The Shadow Immigration Minister has responded to claims that the UK Border Agency is still deporting gay and lesbian asylum seekers, more than 18 months after the Supreme Court ruled it to be illegal.
Speaking to Gaydar Radio, Chris Bryant, who took over the shadow immigration brief following last month’s reshuffle of Labour’s front bench said: “Being gay or lesbian should not give someone a free pass when it comes to asylum or immigration but we should have a fair and humane policy of not sending people back to certain death or persecution”.
Mr Bryant’s comments have been echoed by Mike Hancock, the Liberal Democrat MP for Portsmouth who has been fighting to prevent a gay man in his constituency from being deported back to Uganda.
The country has gained notoriety around the world for trying to pass a notorious ‘kill the gays’ law.
Mr Hancock has accused UKBA staff of victimising asylum seeker Robert Segwany and said that “most reasonable people” would take the view that he should not be sent back to Uganda. Mr Hancock fears that Mr Segwany risks “imprisonment” and even “death” there.
The former Defence Select Committee member also said: “Robert’s case is sadly like many; I am dealing with another gay man who the authorities want to send back to Iran”.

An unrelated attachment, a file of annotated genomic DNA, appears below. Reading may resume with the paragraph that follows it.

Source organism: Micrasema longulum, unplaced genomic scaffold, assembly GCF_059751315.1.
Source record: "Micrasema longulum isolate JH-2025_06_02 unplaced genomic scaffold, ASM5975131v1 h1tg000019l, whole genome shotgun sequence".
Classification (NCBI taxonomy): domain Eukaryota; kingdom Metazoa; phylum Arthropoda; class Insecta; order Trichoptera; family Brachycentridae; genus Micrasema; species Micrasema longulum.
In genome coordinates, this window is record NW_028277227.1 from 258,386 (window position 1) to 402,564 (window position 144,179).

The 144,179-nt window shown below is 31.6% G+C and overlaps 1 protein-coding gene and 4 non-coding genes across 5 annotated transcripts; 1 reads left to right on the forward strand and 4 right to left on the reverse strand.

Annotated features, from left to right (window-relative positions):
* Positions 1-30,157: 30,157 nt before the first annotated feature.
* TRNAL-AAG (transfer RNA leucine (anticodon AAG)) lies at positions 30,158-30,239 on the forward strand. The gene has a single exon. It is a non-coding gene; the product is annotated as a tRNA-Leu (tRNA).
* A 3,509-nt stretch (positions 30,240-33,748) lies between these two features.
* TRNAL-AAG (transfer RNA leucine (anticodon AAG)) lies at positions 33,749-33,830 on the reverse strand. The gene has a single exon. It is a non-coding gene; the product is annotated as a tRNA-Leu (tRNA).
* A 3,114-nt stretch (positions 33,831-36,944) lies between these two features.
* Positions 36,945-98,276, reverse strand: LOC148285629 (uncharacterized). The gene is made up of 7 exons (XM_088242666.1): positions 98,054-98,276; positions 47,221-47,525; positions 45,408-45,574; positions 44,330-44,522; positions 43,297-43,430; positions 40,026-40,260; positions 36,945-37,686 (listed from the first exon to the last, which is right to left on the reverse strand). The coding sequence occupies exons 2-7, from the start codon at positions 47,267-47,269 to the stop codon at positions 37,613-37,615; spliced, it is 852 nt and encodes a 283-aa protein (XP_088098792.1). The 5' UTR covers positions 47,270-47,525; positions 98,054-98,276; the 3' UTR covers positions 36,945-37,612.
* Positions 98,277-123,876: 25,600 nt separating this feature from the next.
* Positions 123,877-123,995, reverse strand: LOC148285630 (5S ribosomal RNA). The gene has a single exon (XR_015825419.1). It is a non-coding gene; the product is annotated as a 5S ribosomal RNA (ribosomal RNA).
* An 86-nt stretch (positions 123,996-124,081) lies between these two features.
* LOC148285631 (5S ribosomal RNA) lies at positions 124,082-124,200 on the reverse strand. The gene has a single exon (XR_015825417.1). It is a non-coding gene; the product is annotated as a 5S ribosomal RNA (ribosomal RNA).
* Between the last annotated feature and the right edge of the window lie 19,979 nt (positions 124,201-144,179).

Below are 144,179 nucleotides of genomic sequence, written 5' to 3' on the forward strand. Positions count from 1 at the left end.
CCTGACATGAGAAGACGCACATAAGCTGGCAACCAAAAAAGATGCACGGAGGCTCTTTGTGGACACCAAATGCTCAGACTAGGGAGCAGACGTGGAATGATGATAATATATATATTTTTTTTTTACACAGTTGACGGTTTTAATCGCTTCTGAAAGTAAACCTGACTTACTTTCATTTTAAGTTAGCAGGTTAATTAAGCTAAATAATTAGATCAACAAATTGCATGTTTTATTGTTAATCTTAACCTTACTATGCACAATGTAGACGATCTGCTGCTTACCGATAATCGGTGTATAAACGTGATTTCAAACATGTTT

Human rights organisations have repeatedly criticised Iran for executing citizens accused of homosexual acts.
Not surprisingly, Mr Hancock is highly critical of Home Secretary Theresa May, who is responsible for the UK Border Authority: “[The Home Office] say one thing but do another. She’s in charge of a department which has completely mishandled not only this case, but several”.
In a statement, Immigration Minister Damien Green said, the government had already changed its guidance to ensure individuals, who have demonstrated a “proven risk of persecution on grounds of sexual orientation” are not removed.
Executive Director of the UK Lesbian & Gay Immigration Group Erin Power also defended the Home Office: “Although there is still a lot of criticism of UKBA, lots have improved [...] Certainly from the top, the impetus is: they want to get it right”.
She went on to say: “You can’t have a choice about asylum. [The UK] signed the refugee convention, we agreed we would protect people who are persecuted; the government cannot [refuse] someone who is genuine”.